Philosophy Research Archives 8:315-320 (1982)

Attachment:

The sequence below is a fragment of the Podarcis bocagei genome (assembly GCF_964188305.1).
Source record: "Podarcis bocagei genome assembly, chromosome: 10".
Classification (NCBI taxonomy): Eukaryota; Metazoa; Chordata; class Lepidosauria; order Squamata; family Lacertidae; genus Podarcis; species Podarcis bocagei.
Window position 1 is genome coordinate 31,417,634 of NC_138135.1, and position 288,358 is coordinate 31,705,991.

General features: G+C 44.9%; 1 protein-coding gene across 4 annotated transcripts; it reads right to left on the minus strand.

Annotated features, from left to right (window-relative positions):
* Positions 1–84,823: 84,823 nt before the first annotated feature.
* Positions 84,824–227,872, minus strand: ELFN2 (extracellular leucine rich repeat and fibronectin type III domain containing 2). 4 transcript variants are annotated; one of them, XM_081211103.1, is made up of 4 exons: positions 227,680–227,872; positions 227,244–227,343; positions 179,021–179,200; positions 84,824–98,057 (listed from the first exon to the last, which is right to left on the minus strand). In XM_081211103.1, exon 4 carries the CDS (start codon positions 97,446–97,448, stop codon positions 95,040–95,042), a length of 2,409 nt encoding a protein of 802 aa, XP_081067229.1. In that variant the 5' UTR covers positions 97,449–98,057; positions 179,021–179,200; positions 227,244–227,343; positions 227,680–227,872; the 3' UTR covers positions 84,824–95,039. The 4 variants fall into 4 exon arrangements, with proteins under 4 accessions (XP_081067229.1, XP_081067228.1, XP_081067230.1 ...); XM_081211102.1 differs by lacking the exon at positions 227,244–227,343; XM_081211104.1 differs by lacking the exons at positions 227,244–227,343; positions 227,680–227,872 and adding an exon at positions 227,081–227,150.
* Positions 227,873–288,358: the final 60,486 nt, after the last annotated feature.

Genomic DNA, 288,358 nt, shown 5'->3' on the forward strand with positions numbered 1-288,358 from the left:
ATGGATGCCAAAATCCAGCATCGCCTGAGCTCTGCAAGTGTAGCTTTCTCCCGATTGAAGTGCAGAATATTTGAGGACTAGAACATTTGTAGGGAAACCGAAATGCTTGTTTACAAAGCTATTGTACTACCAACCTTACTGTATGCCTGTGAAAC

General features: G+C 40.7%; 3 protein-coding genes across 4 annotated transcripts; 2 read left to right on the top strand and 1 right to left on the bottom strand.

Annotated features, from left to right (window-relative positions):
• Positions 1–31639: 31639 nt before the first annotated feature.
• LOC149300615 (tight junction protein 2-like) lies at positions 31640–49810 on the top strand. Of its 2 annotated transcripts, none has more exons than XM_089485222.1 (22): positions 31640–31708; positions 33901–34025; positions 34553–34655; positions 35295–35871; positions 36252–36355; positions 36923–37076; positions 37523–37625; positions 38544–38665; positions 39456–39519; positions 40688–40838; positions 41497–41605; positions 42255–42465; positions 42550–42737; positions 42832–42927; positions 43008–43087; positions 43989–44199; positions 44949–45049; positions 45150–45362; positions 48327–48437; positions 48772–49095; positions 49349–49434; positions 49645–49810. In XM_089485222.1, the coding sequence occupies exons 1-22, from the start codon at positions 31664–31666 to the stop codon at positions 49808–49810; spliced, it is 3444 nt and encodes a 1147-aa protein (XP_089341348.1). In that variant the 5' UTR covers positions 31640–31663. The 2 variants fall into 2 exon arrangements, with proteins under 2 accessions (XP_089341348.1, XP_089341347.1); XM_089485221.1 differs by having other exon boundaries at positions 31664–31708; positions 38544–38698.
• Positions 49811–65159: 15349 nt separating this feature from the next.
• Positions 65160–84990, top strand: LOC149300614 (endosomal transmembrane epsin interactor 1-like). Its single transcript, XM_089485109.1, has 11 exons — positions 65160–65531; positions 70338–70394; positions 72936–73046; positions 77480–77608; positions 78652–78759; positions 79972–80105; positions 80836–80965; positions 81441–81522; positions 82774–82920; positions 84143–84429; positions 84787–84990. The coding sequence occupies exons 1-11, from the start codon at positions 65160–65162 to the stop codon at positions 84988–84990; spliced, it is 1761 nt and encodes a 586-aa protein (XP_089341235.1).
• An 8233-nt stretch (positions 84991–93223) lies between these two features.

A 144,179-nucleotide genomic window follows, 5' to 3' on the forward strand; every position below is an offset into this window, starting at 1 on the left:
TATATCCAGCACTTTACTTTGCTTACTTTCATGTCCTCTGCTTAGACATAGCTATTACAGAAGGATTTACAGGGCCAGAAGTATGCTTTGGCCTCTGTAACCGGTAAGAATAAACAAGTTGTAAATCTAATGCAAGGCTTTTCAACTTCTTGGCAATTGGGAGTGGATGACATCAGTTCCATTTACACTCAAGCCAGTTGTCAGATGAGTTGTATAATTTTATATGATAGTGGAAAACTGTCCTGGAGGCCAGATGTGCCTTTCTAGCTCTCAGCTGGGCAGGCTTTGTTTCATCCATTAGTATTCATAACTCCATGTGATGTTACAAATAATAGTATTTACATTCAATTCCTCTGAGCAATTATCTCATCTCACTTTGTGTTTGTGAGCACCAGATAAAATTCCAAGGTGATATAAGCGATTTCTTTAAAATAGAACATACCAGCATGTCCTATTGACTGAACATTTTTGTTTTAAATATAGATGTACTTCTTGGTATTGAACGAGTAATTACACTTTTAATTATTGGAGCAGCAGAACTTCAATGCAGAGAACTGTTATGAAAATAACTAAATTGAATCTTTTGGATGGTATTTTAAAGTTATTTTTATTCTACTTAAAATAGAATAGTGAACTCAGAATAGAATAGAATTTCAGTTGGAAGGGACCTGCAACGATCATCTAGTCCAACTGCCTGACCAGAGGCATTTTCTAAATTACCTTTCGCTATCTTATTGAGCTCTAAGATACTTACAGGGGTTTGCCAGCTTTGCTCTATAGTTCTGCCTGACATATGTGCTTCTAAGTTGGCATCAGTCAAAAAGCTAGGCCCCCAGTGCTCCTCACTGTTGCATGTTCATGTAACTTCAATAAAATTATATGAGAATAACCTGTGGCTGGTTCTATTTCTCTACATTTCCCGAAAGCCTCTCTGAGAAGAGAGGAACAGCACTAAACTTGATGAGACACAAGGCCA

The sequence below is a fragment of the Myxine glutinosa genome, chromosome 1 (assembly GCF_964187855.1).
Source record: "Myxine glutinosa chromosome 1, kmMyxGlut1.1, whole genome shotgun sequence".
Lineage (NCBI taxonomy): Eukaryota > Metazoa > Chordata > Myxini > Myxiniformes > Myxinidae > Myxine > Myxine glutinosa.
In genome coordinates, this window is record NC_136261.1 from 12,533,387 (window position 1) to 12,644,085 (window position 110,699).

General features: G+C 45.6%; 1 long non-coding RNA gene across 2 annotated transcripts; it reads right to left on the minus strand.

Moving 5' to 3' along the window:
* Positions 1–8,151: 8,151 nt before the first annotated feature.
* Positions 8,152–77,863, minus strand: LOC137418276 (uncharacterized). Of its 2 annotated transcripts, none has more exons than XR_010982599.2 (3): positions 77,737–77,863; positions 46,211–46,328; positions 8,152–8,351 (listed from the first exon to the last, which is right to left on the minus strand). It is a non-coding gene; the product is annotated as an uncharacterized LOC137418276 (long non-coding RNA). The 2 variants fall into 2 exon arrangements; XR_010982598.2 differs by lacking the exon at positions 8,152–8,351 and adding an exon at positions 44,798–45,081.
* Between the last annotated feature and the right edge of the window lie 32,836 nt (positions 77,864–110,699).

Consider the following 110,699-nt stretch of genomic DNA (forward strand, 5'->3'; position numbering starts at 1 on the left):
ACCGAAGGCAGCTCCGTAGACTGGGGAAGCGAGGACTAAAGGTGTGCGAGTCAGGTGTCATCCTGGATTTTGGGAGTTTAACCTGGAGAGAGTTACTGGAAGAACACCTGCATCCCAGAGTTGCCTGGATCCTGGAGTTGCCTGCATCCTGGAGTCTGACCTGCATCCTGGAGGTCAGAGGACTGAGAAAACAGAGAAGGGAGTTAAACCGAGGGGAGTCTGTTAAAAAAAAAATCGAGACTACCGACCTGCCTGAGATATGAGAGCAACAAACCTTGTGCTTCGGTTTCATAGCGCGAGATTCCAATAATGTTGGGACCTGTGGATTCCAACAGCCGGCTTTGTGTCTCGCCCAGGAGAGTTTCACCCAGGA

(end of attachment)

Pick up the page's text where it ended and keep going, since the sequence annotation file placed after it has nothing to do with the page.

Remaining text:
|Abstract||In a recent discussion, Susan Anderson argues that Alvin Plantinga’s version of the Free Will Defense has not shown that the existence of God is neither precluded nor rendered improbable by the existence of evil. She grants Plantinga that God cannot control free actions and that only free actions have moral worth but denies that this entails that God cannot insure a world containing only moral good. God could do so, she argues, simply by taking away the freedom of persons when he foresees they would sin if allowed to act freely. Anderson also believes that Plantinga must assume that God is a benevolent being who attempts to bring about the greatest net good if he is to justify the evil we experience, both she argues that such an assumption is dubious. I argue that both of these arguments contain fundamental misinterpretations of Plantinga’s Free Will Defense and, accordingly, that neither presents a serious objection to it|
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